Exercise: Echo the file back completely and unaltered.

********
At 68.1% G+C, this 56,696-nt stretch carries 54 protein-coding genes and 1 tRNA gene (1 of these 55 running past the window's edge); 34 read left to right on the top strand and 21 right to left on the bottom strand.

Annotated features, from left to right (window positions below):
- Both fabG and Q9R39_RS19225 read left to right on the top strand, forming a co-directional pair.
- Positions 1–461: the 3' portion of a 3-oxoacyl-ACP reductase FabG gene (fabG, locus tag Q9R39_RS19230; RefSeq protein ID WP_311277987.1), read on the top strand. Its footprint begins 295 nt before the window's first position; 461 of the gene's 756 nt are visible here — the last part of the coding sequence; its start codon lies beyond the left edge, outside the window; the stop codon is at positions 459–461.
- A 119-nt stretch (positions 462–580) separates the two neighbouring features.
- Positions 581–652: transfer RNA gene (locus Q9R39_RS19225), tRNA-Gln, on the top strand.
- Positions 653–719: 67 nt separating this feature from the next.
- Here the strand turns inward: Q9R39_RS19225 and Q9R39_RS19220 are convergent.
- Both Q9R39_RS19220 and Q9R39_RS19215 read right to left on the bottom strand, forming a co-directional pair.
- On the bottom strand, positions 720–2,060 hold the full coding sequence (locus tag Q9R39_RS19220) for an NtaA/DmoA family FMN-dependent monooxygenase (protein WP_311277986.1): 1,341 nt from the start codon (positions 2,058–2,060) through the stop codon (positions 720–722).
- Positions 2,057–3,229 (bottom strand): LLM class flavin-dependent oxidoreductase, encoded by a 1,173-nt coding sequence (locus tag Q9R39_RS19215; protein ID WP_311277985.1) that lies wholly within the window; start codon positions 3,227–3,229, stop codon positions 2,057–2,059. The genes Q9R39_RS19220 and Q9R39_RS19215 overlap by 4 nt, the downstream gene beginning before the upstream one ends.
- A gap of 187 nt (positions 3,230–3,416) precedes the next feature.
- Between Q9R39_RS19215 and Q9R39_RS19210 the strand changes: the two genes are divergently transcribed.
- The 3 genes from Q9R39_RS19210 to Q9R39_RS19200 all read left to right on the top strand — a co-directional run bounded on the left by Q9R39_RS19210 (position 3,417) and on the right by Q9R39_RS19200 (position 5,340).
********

At 68.1% G+C, this 56,696-nt stretch carries 54 protein-coding genes and 1 tRNA gene (1 of these 55 running past the window's edge); 34 read left to right on the top strand and 21 right to left on the bottom strand.

Annotated features, from left to right (window positions below):
- Both fabG and Q9R39_RS19225 read left to right on the top strand, forming a co-directional pair.
- Positions 1–461: the 3' portion of a 3-oxoacyl-ACP reductase FabG gene (fabG, locus tag Q9R39_RS19230; RefSeq protein ID WP_311277987.1), read on the top strand. Its footprint begins 295 nt before the window's first position; 461 of the gene's 756 nt are visible here — the last part of the coding sequence; its start codon lies beyond the left edge, outside the window; the stop codon is at positions 459–461.
- A 119-nt stretch (positions 462–580) separates the two neighbouring features.
- Positions 581–652: transfer RNA gene (locus Q9R39_RS19225), tRNA-Gln, on the top strand.
- Positions 653–719: 67 nt separating this feature from the next.
- Here the strand turns inward: Q9R39_RS19225 and Q9R39_RS19220 are convergent.
- Both Q9R39_RS19220 and Q9R39_RS19215 read right to left on the bottom strand, forming a co-directional pair.
- On the bottom strand, positions 720–2,060 hold the full coding sequence (locus tag Q9R39_RS19220) for an NtaA/DmoA family FMN-dependent monooxygenase (protein WP_311277986.1): 1,341 nt from the start codon (positions 2,058–2,060) through the stop codon (positions 720–722).
- Positions 2,057–3,229 (bottom strand): LLM class flavin-dependent oxidoreductase, encoded by a 1,173-nt coding sequence (locus tag Q9R39_RS19215; protein ID WP_311277985.1) that lies wholly within the window; start codon positions 3,227–3,229, stop codon positions 2,057–2,059. The genes Q9R39_RS19220 and Q9R39_RS19215 overlap by 4 nt, the downstream gene beginning before the upstream one ends.
- A gap of 187 nt (positions 3,230–3,416) precedes the next feature.
- Between Q9R39_RS19215 and Q9R39_RS19210 the strand changes: the two genes are divergently transcribed.
- The 3 genes from Q9R39_RS19210 to Q9R39_RS19200 all read left to right on the top strand — a co-directional run bounded on the left by Q9R39_RS19210 (position 3,417) and on the right by Q9R39_RS19200 (position 5,340).